Sourdough has been around for at least 3,700 years. That’s the earliest evidence yet found. It exists, historically, in most places. Exceptions include parts of Scotland and Northern Ireland, where food historian Lucy Long says the cool, salty conditions may have prevented it from being a successful method of leavening. They tended to use other fermentation techniques, like salt risen dough, and turned to baking soda after its invention in the 1800s.

Commercial yeast, which has been available for most of two centuries, is more reliable, and Long says it quickly replaced the wild rising methods used by most people in most cultures. There have been instances where the popularity of sourdough increased, often in times of shortage like during the world wars, and most recently in the 1960s, when hippie and “back to the land” culture—pun intended—rose to prominence.


If I really wanted something with a long provenance, I could have gone over to Ebay and bought one purporting to come from Greece more than 300 years ago, or from San Francisco in the 1810s. For less than $10, either could have been mine. But I have to wonder, would it taste any different? Aside from the rush of “mine is an antique!” what do you gain?

Probably something, genetically; but also probably nothing you can taste, says Maria Marco, PhD, a professor in the department of food science and technology at University of California, Davis. “The microorganisms that were dominant in that starter would have changed over time possibly evolving through gene loss and gain.” While it’s possible something of the original remains in the starter, it’s more probable that it is different. Different ambient microbes, and if the starter has moved any distance, different environment in terms of temperature and humidity, would make for a different starter.

Even the flour we use now is different from what was in use 300 years ago, she says. “What is in your kitchen now and its environment has also undergone change.”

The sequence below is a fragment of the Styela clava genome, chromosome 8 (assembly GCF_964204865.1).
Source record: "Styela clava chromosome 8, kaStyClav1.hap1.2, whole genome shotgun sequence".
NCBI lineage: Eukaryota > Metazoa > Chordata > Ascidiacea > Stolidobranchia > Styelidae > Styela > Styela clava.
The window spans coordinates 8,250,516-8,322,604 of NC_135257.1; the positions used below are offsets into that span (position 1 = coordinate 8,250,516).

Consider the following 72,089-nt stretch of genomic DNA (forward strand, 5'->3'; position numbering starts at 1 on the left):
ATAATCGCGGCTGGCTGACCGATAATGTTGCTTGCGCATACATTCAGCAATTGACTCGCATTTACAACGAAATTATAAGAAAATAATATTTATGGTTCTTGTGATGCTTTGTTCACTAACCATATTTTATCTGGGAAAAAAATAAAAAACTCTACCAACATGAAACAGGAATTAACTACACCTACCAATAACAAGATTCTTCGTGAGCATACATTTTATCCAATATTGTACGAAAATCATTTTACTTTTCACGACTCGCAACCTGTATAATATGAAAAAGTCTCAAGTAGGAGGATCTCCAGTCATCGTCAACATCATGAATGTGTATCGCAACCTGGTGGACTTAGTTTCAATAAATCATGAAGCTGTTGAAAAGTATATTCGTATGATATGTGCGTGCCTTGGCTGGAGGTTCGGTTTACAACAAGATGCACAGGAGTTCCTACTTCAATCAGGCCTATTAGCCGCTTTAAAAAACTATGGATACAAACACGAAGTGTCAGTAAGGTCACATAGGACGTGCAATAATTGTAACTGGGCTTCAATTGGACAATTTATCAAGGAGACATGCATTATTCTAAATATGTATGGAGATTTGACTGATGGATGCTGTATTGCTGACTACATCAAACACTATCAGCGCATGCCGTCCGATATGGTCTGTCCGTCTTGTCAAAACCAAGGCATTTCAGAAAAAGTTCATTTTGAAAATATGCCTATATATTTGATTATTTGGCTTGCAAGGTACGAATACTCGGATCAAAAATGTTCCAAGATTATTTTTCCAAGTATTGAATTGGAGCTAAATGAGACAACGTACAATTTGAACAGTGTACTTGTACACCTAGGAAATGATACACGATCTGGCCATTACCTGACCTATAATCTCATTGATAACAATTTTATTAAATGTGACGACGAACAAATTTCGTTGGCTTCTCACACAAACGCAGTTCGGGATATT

That means that Kamoto’s and mine probably have a lot more in common genetically than mine and the baby I gave to my nephew Dustin. He dubbed it Fizzy Frank, and it lives in his fridge in Port Orchard, a few dozen miles from Sarah as the crow flies.

“We get a lot of aesthetic satisfaction from smelling, tasting and seeing bread,” Long says. “When you have control over the entire process, it’s an act of creation. And when we were all isolated and you find others are doing the same thing, there is a sense of connectedness.”

It’s exactly that feeling that keeps me feeding Sarah. My boyfriend and I make sourdough pizza crust—better than anything I’ve ever had at a restaurant—and occasionally dabble in the two-day process of making bagels. He took a bit of starter from Sarah and dubbed it Isaac. I treasure the pancakes I make with the discard. But mostly, I love seeing what my little sourdough community is baking and look for new ideas. My friend Pam made some English muffins recently that have me considering my weekend breakfast options. And Knox sent me pictures of a really beautiful loaf of rye that made me check my supply of rye flour.

I keep giving out babies. My friend Sharon loved hers—named Rebecca—while it lasted. “I was a little afraid to tell you it died initially.” I’ll make her another starter. And maybe in 10 years, Sarah and her progeny will have expanded their reach beyond the greater Puget Sound. Or maybe not. I guess like politics, all sourdough is local. Local and and totally worth the trouble.

Lisa Jaffe is a freelance writer based in Seattle. She lives with her son and very shouty dog, and if she had known 40 years ago that she could study food history, she wouldn’t have pursued an advanced degree in French Revolutionary History.